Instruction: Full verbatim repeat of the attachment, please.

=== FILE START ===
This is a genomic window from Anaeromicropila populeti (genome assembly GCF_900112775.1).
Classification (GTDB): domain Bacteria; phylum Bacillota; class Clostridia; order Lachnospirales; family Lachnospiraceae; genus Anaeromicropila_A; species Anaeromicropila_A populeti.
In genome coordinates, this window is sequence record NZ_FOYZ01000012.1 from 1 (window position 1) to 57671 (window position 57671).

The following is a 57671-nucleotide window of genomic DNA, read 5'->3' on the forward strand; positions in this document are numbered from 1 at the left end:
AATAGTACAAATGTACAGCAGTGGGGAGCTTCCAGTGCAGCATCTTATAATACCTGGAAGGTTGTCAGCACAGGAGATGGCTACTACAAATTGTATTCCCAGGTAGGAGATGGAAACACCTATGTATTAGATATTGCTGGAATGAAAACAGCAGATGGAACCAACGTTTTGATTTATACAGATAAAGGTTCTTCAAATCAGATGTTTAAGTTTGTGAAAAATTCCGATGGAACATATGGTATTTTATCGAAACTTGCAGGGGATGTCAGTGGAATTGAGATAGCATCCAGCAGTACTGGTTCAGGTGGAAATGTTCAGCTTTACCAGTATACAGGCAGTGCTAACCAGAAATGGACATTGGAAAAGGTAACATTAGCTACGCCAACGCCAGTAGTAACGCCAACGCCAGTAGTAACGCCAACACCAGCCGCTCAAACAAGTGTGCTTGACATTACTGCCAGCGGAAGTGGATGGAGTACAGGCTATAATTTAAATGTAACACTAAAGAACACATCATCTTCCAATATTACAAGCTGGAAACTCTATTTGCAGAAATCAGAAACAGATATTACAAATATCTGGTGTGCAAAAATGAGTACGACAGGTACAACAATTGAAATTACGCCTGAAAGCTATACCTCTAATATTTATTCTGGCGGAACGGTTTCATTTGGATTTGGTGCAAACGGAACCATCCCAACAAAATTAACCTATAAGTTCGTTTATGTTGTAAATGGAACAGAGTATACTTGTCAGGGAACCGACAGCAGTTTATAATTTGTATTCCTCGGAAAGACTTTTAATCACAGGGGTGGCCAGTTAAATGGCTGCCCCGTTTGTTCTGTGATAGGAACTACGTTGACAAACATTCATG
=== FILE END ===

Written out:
This is a genomic window from Anaeromicropila populeti (genome assembly GCF_900112775.1).
Classification (GTDB): domain Bacteria; phylum Bacillota; class Clostridia; order Lachnospirales; family Lachnospiraceae; genus Anaeromicropila_A; species Anaeromicropila_A populeti.
In genome coordinates, this window is sequence record NZ_FOYZ01000012.1 from 1 (window position 1) to 57671 (window position 57671).

The following is a 57671-nucleotide window of genomic DNA, read 5'->3' on the forward strand; positions in this document are numbered from 1 at the left end:
AATAGTACAAATGTACAGCAGTGGGGAGCTTCCAGTGCAGCATCTTATAATACCTGGAAGGTTGTCAGCACAGGAGATGGCTACTACAAATTGTATTCCCAGGTAGGAGATGGAAACACCTATGTATTAGATATTGCTGGAATGAAAACAGCAGATGGAACCAACGTTTTGATTTATACAGATAAAGGTTCTTCAAATCAGATGTTTAAGTTTGTGAAAAATTCCGATGGAACATATGGTATTTTATCGAAACTTGCAGGGGATGTCAGTGGAATTGAGATAGCATCCAGCAGTACTGGTTCAGGTGGAAATGTTCAGCTTTACCAGTATACAGGCAGTGCTAACCAGAAATGGACATTGGAAAAGGTAACATTAGCTACGCCAACGCCAGTAGTAACGCCAACGCCAGTAGTAACGCCAACACCAGCCGCTCAAACAAGTGTGCTTGACATTACTGCCAGCGGAAGTGGATGGAGTACAGGCTATAATTTAAATGTAACACTAAAGAACACATCATCTTCCAATATTACAAGCTGGAAACTCTATTTGCAGAAATCAGAAACAGATATTACAAATATCTGGTGTGCAAAAATGAGTACGACAGGTACAACAATTGAAATTACGCCTGAAAGCTATACCTCTAATATTTATTCTGGCGGAACGGTTTCATTTGGATTTGGTGCAAACGGAACCATCCCAACAAAATTAACCTATAAGTTCGTTTATGTTGTAAATGGAACAGAGTATACTTGTCAGGGAACCGACAGCAGTTTATAATTTGTATTCCTCGGAAAGACTTTTAATCACAGGGGTGGCCAGTTAAATGGCTGCCCCGTTTGTTCTGTGATAGGAACTACGTTGACAAACATTCATG